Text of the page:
retail news in context, analysis with attitude

TechCrunch reports that Walmart has acquired "select assets - including talent, technology platform and IP" of JoyRun, described as a "peer-to-peer food and drink delivery service" that "has amassed a network of 540 third-party merchant partners and north of 30,000 people who have delivered goods with the service since its launch half-a-decade ago."

The story describes the JoyRun app as letting people "find out who, nearby, is already heading out to a restaurant that they like, then tack on an order of their own.”

KC's View:

On the one hand, it could be a little problematic to build a last-mile solution out of technology that essentially enables me to say to a neighbor, "Hey, if you're going to Walmart, would you mind picking something up for me?"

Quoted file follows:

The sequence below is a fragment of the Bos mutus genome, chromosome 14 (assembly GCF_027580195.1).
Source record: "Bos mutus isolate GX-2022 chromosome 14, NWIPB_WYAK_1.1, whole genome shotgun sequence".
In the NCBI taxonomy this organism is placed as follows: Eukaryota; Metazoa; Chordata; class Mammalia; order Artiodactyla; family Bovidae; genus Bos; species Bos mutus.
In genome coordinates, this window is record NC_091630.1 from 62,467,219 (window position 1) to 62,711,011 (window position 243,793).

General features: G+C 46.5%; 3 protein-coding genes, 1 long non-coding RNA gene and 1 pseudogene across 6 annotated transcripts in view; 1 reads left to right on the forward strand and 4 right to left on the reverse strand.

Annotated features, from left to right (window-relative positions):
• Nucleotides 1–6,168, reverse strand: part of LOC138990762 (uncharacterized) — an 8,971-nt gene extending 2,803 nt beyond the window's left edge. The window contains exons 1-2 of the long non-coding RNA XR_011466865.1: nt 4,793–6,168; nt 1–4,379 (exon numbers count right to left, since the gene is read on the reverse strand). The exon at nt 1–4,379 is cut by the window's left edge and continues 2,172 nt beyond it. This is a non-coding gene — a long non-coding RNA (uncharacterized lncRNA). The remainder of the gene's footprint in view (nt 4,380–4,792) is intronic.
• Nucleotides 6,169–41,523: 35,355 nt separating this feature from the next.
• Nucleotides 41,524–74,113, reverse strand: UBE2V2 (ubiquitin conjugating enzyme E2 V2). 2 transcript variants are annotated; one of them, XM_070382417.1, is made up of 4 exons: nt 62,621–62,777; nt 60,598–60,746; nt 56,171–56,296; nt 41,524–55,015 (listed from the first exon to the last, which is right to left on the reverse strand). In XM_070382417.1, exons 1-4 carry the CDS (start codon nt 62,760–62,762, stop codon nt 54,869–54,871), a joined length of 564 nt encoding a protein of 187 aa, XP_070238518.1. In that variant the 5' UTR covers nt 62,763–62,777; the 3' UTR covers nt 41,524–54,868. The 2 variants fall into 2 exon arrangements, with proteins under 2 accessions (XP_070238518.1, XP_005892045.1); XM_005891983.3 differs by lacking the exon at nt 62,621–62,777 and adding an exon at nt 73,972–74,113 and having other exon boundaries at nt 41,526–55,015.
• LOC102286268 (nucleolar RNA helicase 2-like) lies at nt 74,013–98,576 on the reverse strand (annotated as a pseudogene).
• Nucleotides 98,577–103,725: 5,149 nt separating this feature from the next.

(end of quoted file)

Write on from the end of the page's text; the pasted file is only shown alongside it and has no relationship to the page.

Then again, the neighbor I know may be more trustworthy than the Uber or Instacart driver I don't.

And, let's face it. Walmart is the company that had the idea that another last mile solution could be crafted out of using its store personnel to drop stuff off to customers on their way home from work.  So clearly it is willing to try lots of different - and even unorthodox - solutions as it addresses the delivery challenge.